I was talking with a friend of mine when she told me that "pretty sure" means something like "more or less sure". I've always known that it meant "totally sure" and was astonished to find this out.

Thinking about it, I could not remember why or how I learned the wrong meaning and looking on the Internet I found more people that thought the same before being corrected.

Edit: I do know that there is a question answering the meaning of the expression. What I'm trying to find out with this one is the reason why some people like me learned the wrong meaning and was sure it was correct. Sorry if I wasn't clear enough.

What could be the origin of such misunderstanding?

  • I wonder if the “why” wouldn’t be better asked on Language Learning. It’s fairly common for people to get a slightly wrong interpretation of a phrase when we’re learning from context instead of dictionaries. I’m not sure that explaining why a phrase is commonly misunderstood is something we can help with though. – ColleenV parted ways Jan 7 '19 at 11:38
  • I'm pretty sure that such misunderstandings arise as a consequence normal human error. – Strawberry May 10 '19 at 8:58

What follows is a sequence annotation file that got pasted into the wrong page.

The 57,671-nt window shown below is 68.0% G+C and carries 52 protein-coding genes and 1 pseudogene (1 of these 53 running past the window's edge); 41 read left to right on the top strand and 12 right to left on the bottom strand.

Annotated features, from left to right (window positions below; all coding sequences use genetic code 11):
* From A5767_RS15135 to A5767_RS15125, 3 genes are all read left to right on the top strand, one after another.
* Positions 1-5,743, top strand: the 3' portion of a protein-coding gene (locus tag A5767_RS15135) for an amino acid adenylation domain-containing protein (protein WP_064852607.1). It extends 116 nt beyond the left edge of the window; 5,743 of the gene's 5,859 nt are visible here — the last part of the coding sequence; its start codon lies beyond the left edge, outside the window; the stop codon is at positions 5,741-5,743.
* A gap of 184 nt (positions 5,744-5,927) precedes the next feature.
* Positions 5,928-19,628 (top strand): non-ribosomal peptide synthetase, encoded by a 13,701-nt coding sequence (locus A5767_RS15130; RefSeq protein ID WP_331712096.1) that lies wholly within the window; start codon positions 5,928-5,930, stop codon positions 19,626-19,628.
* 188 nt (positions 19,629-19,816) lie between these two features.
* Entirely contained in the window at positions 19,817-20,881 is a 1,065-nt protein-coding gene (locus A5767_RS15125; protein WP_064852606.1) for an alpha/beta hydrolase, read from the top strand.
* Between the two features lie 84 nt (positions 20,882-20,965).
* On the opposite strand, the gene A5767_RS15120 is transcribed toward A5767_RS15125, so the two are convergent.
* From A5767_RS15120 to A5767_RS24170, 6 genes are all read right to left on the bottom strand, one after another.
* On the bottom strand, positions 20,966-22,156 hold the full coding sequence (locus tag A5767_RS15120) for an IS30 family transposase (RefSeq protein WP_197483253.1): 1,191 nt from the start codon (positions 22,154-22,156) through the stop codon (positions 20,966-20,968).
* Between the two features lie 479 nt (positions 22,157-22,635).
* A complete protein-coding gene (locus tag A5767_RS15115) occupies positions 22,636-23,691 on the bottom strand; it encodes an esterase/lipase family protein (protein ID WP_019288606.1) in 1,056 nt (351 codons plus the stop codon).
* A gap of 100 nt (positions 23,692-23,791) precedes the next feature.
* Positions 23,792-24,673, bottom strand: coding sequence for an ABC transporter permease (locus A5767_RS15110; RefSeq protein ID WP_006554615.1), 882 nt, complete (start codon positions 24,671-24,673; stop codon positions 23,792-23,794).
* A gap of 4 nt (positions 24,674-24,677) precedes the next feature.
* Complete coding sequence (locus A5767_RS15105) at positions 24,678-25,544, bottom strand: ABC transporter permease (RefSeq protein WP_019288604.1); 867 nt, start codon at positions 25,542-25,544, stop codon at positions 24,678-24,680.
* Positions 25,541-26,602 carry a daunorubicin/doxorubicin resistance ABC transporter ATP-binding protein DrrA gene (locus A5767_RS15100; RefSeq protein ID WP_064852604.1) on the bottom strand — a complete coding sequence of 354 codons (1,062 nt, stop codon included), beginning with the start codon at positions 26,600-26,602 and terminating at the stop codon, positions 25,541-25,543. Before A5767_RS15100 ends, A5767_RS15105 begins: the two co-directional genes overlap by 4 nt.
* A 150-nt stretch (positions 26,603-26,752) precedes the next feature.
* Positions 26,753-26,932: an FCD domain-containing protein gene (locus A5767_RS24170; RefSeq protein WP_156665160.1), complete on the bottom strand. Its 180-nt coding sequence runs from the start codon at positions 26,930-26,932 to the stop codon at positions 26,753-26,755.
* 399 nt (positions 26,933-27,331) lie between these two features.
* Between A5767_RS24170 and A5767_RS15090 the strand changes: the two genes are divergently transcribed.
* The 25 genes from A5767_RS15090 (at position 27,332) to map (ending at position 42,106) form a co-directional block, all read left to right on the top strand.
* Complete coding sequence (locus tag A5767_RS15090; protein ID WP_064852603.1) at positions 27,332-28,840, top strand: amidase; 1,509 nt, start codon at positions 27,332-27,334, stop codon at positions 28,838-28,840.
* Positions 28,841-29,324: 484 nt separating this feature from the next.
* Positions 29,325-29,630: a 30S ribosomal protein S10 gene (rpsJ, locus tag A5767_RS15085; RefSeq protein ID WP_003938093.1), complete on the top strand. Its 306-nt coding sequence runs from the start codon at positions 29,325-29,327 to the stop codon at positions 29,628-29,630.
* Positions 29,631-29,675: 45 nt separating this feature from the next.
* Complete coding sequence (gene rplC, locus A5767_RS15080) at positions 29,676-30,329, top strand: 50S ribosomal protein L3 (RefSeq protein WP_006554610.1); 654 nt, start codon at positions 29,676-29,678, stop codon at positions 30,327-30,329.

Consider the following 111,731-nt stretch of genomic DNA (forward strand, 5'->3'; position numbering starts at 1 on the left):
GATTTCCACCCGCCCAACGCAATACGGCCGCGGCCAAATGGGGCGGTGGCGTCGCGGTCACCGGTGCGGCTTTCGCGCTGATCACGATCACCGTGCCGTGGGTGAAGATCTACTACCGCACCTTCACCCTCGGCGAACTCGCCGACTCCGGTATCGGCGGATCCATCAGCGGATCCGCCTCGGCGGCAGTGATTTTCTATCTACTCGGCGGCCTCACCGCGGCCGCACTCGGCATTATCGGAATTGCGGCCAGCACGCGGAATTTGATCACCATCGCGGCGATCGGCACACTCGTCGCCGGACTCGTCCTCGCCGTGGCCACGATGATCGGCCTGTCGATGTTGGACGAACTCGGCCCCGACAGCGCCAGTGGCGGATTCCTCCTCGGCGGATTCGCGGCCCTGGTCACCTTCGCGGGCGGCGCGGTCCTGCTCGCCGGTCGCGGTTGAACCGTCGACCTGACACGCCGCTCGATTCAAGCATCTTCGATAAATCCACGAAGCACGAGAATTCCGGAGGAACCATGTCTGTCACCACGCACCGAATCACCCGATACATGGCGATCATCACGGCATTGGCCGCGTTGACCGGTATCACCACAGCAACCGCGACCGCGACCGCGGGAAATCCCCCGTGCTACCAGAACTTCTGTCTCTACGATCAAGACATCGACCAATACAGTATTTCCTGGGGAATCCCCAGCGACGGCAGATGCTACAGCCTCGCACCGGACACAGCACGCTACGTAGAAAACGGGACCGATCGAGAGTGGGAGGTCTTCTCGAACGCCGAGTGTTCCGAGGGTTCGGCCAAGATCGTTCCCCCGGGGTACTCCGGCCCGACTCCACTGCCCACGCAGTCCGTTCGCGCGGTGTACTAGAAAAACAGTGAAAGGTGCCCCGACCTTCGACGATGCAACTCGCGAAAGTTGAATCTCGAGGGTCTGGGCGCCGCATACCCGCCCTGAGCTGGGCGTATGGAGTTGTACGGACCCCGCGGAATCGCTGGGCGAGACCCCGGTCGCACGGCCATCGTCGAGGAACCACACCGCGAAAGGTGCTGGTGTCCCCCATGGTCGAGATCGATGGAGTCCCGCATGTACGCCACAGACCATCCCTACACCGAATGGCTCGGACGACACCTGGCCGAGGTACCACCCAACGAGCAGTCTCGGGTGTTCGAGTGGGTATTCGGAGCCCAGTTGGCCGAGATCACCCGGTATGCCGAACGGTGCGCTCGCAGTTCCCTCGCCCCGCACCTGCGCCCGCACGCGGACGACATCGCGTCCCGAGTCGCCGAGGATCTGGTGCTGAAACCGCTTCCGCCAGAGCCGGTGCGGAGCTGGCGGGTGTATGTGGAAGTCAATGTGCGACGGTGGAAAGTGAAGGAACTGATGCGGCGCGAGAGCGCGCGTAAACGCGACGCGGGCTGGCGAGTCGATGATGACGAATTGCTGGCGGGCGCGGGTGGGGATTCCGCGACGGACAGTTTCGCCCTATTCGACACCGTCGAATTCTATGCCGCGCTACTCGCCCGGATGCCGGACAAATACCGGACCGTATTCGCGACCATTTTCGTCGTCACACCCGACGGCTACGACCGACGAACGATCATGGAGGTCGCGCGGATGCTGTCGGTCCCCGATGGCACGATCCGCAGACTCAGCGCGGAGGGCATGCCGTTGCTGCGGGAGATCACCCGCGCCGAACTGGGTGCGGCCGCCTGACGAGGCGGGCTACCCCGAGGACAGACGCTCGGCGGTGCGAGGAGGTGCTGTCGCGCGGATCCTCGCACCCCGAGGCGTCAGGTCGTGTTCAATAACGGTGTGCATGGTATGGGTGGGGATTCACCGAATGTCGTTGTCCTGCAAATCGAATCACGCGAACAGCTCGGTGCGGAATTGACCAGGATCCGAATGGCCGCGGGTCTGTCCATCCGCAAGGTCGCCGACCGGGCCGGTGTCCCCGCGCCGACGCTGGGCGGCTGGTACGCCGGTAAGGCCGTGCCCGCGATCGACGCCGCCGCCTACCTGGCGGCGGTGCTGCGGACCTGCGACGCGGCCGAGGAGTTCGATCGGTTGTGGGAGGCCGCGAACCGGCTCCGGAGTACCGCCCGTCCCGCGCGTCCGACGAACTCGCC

Pretty sure does NOT mean totally sure - that's to say certain. If some people think differently, they've been misled.

Adding pretty is a way of hedging your bets when you express an opinion but want to leave yourself with a get-out in case you're wrong.

It's equivalent to saying I'm almost sure.

I'm pretty sure I locked the door when we left

leaves you with room to apologise if you find out that you're wrong

I'm totally sure (or **certain) commits you

Get it wrong and you may well be in trouble.

You're not the first to ask the question on this site and may well find it closed as the answer has previously been given. Best check next time before you ask.

What does "I'm pretty sure" mean?

  • I know that the question you pointed out exists. My question was to know why such misunderstanding exists, so I don't think this question is a duplicate of the other. Sorry if I was not clear enough, I'll edit my question to clarify. – Douglas Santos Jan 7 '19 at 8:46
  • @DouglasSantos The question of how such misunderstandings arise in certain parts of the world is beyond the scope of this site. I regret that you will have to look elsewhere for an answer. – Ronald Sole Jan 7 '19 at 10:15

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